Stuart Hall beings his discussion on Cultural Identity and Diaspora with a discussion on the emerging new cinema in the Caribbean which is known as Third Cinema. This new form of cinema is considered as the visual representation of the Afro-Caribbean subjects- “blacks” of the diasporas of the west- the new post colonial subjects. Using this discussion as a starting point Hall addresses the issues of identity, cultural practices, and cultural production.
There is a new cinema emerging in the Caribbean known as the Third Cinema. It is considered as the visual representation of the Afro-Caribbean in the post colonial context. In this visual medium “Blacks” are represented as the new postcolonial subjects. In the context of cultural identity hall questions regarding the identity of this emerging new subjects. From where does he speak? Very often identity is represented as a finished product. Hall argues that instead of considering cultural identity as a finished product we should think of it a production which is never complete and is always in process.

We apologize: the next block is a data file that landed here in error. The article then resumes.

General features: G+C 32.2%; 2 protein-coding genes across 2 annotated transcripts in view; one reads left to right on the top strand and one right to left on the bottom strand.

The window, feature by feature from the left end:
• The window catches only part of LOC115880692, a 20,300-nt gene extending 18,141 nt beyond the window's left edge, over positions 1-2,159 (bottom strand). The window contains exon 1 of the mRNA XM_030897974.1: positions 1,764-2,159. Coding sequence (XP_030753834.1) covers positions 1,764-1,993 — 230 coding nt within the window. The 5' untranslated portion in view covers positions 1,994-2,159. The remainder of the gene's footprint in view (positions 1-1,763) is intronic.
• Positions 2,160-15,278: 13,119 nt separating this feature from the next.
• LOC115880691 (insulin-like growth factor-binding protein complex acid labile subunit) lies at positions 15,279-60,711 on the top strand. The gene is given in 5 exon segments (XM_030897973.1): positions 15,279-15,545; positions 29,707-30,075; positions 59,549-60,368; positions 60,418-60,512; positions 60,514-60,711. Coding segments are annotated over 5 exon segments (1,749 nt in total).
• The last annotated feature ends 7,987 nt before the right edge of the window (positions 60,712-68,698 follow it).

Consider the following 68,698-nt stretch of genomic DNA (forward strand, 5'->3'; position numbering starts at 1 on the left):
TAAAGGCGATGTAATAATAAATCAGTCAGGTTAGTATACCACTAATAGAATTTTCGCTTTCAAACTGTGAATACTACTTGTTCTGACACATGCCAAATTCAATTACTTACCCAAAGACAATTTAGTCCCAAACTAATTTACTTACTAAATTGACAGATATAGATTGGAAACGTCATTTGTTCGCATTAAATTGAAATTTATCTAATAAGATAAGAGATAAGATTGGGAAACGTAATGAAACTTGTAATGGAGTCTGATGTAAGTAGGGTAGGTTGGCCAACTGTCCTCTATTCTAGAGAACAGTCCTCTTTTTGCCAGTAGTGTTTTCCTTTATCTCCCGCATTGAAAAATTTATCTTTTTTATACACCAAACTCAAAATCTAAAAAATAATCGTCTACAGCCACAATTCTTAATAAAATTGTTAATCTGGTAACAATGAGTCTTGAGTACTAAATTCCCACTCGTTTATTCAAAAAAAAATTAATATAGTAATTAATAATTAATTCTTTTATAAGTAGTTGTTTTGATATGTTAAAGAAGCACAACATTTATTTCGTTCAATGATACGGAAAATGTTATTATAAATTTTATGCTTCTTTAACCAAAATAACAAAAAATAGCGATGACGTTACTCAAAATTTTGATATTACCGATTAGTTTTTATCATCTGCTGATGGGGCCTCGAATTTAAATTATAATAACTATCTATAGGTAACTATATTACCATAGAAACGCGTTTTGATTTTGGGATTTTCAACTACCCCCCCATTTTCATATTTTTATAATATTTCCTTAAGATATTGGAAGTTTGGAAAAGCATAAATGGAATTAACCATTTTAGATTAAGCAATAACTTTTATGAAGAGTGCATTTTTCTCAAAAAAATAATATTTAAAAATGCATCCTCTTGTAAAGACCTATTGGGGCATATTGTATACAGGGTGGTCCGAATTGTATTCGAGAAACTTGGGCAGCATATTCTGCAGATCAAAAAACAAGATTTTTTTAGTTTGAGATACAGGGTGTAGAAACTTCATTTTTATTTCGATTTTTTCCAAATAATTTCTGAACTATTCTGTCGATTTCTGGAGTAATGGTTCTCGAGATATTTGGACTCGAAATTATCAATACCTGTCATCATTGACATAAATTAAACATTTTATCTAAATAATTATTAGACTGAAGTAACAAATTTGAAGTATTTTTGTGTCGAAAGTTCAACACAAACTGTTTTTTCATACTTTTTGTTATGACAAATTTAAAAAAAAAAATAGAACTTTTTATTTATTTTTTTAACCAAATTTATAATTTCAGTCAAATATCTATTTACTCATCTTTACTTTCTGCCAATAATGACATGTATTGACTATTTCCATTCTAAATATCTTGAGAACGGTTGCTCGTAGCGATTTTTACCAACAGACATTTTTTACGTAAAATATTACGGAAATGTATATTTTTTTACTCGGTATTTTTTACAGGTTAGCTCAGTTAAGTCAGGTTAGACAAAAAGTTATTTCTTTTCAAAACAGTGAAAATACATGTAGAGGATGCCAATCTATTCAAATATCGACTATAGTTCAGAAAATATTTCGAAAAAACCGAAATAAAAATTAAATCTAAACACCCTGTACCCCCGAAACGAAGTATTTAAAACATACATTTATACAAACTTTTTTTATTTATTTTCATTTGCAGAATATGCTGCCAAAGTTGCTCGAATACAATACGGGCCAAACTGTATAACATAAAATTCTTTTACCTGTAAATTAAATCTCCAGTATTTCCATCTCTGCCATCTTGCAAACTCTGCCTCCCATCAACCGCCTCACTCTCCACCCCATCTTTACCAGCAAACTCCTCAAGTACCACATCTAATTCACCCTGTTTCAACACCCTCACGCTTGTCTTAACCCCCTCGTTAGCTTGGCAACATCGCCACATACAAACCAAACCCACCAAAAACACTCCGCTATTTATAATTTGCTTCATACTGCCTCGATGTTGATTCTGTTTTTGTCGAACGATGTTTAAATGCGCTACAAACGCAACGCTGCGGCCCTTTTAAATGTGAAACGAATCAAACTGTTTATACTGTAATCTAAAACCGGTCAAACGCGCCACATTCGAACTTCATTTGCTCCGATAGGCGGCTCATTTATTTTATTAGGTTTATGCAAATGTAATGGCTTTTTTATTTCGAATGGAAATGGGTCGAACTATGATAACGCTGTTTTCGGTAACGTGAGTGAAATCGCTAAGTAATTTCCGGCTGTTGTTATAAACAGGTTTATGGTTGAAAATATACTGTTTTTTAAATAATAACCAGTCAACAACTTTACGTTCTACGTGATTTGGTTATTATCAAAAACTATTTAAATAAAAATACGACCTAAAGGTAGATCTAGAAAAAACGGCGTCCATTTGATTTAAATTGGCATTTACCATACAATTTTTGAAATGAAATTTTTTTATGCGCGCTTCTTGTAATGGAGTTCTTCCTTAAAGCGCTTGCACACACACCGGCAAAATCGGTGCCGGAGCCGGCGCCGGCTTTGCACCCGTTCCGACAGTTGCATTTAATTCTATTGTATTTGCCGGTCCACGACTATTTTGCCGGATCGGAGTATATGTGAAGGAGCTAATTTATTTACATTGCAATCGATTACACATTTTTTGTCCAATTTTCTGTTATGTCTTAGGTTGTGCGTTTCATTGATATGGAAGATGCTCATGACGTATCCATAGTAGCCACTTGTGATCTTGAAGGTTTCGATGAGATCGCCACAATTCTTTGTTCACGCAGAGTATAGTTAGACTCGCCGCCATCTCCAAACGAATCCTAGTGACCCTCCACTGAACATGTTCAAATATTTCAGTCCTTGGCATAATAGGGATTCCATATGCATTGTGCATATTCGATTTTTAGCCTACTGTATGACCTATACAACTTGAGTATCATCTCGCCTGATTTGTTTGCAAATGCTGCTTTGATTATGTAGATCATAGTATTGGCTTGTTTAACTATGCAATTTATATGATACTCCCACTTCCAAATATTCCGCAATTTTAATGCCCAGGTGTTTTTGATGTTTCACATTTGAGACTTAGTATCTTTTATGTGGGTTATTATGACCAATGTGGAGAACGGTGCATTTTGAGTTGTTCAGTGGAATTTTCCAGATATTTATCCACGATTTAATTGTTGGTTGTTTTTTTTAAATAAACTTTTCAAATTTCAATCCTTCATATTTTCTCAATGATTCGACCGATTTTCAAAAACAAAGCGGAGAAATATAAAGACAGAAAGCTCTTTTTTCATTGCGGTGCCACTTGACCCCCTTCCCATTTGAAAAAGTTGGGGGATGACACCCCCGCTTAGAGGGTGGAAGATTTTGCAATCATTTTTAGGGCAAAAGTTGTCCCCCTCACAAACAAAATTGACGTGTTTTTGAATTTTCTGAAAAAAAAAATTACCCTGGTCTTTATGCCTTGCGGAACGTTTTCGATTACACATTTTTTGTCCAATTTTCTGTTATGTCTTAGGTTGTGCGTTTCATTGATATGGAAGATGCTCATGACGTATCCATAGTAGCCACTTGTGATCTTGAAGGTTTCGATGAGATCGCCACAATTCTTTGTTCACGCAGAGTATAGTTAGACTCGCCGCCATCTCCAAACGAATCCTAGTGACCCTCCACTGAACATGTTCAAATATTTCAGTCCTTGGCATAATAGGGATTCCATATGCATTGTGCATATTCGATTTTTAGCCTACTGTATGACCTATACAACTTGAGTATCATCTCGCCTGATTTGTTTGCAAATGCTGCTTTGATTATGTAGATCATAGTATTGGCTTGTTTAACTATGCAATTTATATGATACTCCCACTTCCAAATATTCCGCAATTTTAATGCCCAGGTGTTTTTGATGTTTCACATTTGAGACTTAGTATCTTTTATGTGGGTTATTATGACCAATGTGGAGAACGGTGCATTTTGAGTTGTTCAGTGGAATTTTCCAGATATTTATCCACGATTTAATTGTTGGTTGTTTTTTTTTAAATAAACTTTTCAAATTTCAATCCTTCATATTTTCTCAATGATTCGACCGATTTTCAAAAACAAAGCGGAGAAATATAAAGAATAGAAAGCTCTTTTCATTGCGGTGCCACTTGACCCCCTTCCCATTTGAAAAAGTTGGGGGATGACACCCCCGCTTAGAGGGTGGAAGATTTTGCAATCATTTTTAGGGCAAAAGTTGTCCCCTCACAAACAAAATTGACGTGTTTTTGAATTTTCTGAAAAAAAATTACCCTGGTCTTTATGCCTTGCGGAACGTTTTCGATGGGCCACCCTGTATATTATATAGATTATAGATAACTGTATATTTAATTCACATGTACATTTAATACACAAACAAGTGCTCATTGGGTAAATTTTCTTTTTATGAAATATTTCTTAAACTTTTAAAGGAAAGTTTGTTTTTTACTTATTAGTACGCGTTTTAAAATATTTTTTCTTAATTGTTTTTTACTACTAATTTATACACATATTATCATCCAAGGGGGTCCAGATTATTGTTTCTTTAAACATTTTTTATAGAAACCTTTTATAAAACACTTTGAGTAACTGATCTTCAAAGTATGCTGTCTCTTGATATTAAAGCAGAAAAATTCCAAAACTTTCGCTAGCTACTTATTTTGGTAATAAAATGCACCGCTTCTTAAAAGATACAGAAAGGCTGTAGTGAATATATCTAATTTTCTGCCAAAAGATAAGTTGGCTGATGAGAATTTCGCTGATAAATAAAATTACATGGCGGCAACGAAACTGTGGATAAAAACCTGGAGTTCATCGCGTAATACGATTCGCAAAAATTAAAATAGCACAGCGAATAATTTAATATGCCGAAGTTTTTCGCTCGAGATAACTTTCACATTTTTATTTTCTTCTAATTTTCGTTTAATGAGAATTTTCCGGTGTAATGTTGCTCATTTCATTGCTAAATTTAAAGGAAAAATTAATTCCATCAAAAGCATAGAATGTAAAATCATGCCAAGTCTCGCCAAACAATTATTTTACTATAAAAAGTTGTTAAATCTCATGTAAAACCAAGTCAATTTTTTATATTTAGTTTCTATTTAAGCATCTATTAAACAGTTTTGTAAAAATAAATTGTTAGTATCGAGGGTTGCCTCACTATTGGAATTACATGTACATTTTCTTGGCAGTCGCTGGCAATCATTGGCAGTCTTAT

He discusses two ways of reflecting on cultural identity. Firstly, identity understood as a collective, shared history among individuals affiliated by race or ethnicity that is considered to be fixed or stable. According to this understanding our cultural identity reflects the common historical experiences and shared cultural codes which provide us as “one people.” This is known as the oneness of cultural identity, beneath the shifting divisions and changes of our actual history. From the perspective of the Caribbean’s this would be the Caribbeanness of the black experience. This is the identity the Black diaspora must discover. This understanding did play a crucial role in the Negritude movements. It was a creative mode of representing the true identity of the marginalised people. Indeed this act of rediscovery has played crucial role in the emergence of many of the important social movements of our time like...
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